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Peacemaker 1
"Peacemaker"

COVER IMAGE NOT FOUND Having run through issues of the other 1966-67 Charlton "action-hero" titles, I may as well finish with the last of the titles to debut, even though it's not a particular favorite of mine, so....

THE PEACEMAKER #1 (actually listed in the indicia as "Vol. 3, No. 1"-- given Charlton's bizarre numbering system, Ghu knows what Volumes 1 and 2 were); March 1967; Charlton Comics; Dick Giordano, editor. The cover scene by artist Pat Boyette depicts an obviously symbolic figure of The Peacemaker, in his brown and white combat outfit, charging forward gun in hand.... as in the background tanks roll, fighter jets fly, and rockets are fired. The cover blurb reads, "COLLECTOR'S EDITION! A man who loves peace so much that he is willing TO FIGHT FOR IT!" Another blurb at the bottom of the cover advertises, "Also featuring THE FIGHTIN' FIVE in 'Ruler of Darkness""

The Peacemaker first appeared as a backup feature in FIGHTIN' 5 #40-, Nov. 1966. He made one more appearance as second banana to "Charlton's Blackhawks", and then, as Dick Giordano put it in this issue's lettercol, "when the decision was made to cease publication of the Fightin' Five we thought we'd just make a little switch...THE PEACEMAKER in his own book with a revamped version of the FIGHTIN' FIVE as a companion story." The decision was evidently made suddenly, as the Peacemaker stars here in two short stories that were obviously originally intended as F5 backups. In fact, it would be issue #3 before the Peacemaker would star in a full length lead feature.

Who was the Peacemaker? He was Christopher Smith, an American diplomat who ranges the world's trouble spots, averting war by negotiation and persuasion. But when these methods fail, he dons his Peacemaker armor and makes use of a wide variety of high-tech weaponry to put down those who scheme and plot against world peace. The Peacemaker is drawn by the unmistakable (though not, to me personally, terribly appealing) hand of Pat Boyette. Later stories in the series are credited to Joe Gill as scripter, so I'm guessing these are too, though possibly they were scripted by Boyette himself. The first tale is "The Killer on the Reef!" A splash panel shows us the armored Peacemaker, with scuba attachments, observing a passing submarine deep underwater, while the caption informs us that tensions between the fishing fleets of various nations (including the U.S.) are rising. Christopher Smith goes aboard a fishing trawler and is told by an oceanographer how the fishermen are accusing each other of sabotage and diverting the fish from their normal habitats. But who is behind it all? "A malignant force, Mr. Smith! Not American...not Russian, not Japanese or any one nation!" As the trawler arrives at Thousand Mile Reef, site of the most recent incidents, a mysterious skin diver plants tiny explosive devices that tear the trawler's nets apart-- and then attaches a larger bomb to the underside of the ship itself. "In accordance with my instructions from The Commodore, I hereby warn you...you have sixty seconds before a shaped charge destroys your ship!"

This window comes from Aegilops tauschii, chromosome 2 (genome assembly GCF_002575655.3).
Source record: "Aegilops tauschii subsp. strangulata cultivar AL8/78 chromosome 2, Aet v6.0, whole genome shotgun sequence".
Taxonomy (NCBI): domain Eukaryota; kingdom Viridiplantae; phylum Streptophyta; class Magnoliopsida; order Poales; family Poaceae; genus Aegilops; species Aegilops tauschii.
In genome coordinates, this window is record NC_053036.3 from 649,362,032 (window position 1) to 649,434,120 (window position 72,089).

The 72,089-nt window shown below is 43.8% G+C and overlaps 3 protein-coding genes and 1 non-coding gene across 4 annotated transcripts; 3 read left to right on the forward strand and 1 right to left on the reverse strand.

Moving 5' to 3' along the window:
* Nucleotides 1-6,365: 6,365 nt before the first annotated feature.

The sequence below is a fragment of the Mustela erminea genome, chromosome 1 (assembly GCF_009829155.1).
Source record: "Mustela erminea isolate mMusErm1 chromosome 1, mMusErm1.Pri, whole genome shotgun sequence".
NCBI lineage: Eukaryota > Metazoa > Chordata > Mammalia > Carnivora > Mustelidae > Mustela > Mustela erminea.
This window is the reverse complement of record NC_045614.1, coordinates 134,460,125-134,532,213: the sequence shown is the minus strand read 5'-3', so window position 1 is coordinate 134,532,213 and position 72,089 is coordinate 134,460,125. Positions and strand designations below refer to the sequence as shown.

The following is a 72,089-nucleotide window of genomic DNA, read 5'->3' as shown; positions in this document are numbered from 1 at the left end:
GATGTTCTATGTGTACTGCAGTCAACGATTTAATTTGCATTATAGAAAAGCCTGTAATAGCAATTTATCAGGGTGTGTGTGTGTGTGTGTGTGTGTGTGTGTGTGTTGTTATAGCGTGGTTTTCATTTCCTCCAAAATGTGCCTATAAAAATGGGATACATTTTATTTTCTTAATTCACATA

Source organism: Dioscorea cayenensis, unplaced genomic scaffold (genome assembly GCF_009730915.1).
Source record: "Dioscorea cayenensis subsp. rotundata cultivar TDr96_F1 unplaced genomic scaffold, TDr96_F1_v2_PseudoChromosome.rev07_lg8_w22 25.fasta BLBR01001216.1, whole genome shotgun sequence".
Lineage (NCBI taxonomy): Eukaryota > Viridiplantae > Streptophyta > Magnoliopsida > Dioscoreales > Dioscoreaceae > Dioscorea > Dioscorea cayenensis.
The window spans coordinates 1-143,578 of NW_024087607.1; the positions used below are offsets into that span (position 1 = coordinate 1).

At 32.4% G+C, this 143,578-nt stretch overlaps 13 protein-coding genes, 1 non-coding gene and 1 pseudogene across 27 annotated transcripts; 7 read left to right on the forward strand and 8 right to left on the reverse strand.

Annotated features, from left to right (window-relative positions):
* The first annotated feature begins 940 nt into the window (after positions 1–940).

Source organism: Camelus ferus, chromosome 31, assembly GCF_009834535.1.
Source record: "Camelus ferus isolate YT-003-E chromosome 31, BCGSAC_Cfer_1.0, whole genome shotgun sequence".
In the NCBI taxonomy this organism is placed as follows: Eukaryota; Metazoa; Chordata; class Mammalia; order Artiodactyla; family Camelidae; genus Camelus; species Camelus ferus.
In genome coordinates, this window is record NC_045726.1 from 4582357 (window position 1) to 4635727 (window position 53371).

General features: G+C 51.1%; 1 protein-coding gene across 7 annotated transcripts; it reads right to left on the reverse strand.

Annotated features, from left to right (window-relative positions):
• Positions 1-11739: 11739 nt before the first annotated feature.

Diplomat Christopher Smith excuses himself, and, donning his Peacemaker outfit, dives off the side of the ship, startling the crew. Counting off the seconds, PM fights off a shark and, with a single second to spare, removes the charge from the ship. As he swims deeper, he is attacked by more sharks, apparently under the control of the "eerie frogman". But PM uses the shaped charge he confiscated to destroy the sharks, while using the jet-pack he wears on his back to speed away from the explosion. Trailing the frogman, he discovers his base, a nuclear submarine. Peacemaker battles the frogman, sending him "drifting, groggy, toward the bottom" (evidently PM's pacifist principles don't keep him from dealing as ruthlessly with enemies as a Ditko hero) and gains entrance to the sub, where he finds the bulky, red-haired, ornately uniformed "Commodore". The Commodore sneers at PM for not keeping the shaped charge to use against him, but Peacemaker warns that he has even more powerful explosives on his person, and he will use them if necessary. PM demands an explanation of the Commodore's activities, and the latter-- who may be a seagoing type but nonetheless doesn't seem to have all his oars in the water-- replies, "The fish are mine! All of the wealth of the seven seas will be mine! Other men have invaded the depths to wage war or destroy! Now I protect everything beneath the sea...and will destroy all who trespass!" Unimpressed, Peacemaker fires a bolt from his helmet laser into the sub's controls, and the Commodore and his crew are forced to surface and jump for their lives before the ship's atomic engine explodes. (Which seems kind of counter-productive to what Peacemaker was trying to accomplish in the first place... at least, I don't think I'd want to eat fish caught in waters where an atomic explosion just took place.) Taken into custody on the trawler, the Commodore rants, "If you hadn't interfered...I was heading south! Once I reached the South Pole, I would have had partners... and we would have CONQUERED THE WORLD!" Peacemaker dismisses him, "Well, the best laid plans of men and RATS...etc. etc." but, back in his base in Switzerland, Smith worries, "WHAT DID HE MEAN? Who was at the South Pole that he would join? WHO?"